Hisham Matar: A Tale Told In Exile
25 May 2006
Hisham Matar: A tale told in exile
Hisham Matar often finds it hard to remember exact periods of his childhood--the difference between the ages of seven and eight, for example, is vague. But he has the clearest recollection of what it was like to be nine, because that was the last year he spent at his home in Tripoli, Libya.
That year, in the late 1970s, the Qaddafi regime went through a crackdown, and Matar's diplomat father was named on a list of people the regime wished to interrogate. It was a dangerous development at a time when many were being imprisoned or executed. The family lost no time in escaping to Egypt, where Matar's parents still live today.
Matar's compelling first novel, In the Country of Men (Viking, July), already characterised in book trade shorthand as "the Libyan Kite Runner", has as its narrator a man in exile, looking back to his Libyan childhood. Though very far from being directly autobiographical, the novel's themes are clearly inspired by this formative experience for the author.
In the novel, the adult Suleiman remembers his cloistered, even claustrophobic, childhood as the only son of a doting mother--a mother whose secret addiction to alcohol is deeply bewildering for the young Suleiman.
Even more bewildering is the way the political pressures of the time begin to affect his child's world. A family friend is dragged away and executed, and Suleiman's father falls under suspicion. As his mother sets about burning incriminating books that might seal her husband's fate should they be discovered, the boy Suleiman is pressured into acts of betrayal.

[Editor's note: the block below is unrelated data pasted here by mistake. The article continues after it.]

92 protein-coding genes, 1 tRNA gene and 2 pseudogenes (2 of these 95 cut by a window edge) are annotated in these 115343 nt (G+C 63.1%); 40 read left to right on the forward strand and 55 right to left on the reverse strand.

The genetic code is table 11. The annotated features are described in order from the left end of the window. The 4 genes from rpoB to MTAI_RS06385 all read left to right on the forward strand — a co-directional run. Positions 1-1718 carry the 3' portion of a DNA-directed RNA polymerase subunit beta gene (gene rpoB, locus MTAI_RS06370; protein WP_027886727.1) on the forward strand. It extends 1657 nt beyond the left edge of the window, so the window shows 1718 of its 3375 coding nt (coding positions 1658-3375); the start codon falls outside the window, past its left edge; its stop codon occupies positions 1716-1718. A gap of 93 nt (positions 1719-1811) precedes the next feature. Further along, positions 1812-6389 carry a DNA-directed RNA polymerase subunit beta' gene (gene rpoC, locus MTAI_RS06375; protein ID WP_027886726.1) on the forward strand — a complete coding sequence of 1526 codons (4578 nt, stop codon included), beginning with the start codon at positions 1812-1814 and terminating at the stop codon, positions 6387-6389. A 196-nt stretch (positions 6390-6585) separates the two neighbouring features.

"I am interested in how children deal with what they are given, what they are born into," Matar explains. "Children are by definition implicated in the environments they are born into, regardless of what episode of history it is. And in childhood, there is such a vivid sense of being, your perceptions are very alive, and the sense of implication is not only very strong, it is also very confused and fresh."
The theme of exile is key to the novel, he says. "Another way of defining exile is as a narrative that has been interrupted. You can never continue the narrative, so there has been a fracture. This book is very much about this fractured narrative: this man who is longing to return, to reconnect, but never can."
Matar recalls his own last months in Libya: "There was this new sense of fervour taking over the whole country. I remember as a child books being burned, bookshops being closed. It was a terrible time for writers." Unlike Suleiman, though, he was "very sheltered" by his parents. "The family was wonderfully capable of creating moments of joy within these very bizarre circumstances. I didn't really come to understand the scale of what had happened until later."
After his family's move to Egypt, Matar elected to go to a British boarding school. "It was a bizarre place to be for a North African boy, this cold place where the food was torture and the water was never hot," he smiles. "But I found the structure rather liberating. My family were living as most exiled families do, with very strong roots back home. Almost every month I would hear: 'God willing, next year we will be back home.' After a certain time, a child wants to be engaged in the present and I found English boarding school rather calming in that sense. Ultimately everyone in it wants to go home [he laughs], so I wasn't unique."
Nowadays London is where he wants to be. "Home is where I write. London is the only city in the world where I can be alone for long stretches of time yet not feel alone. And it helps that London is a city of exiles.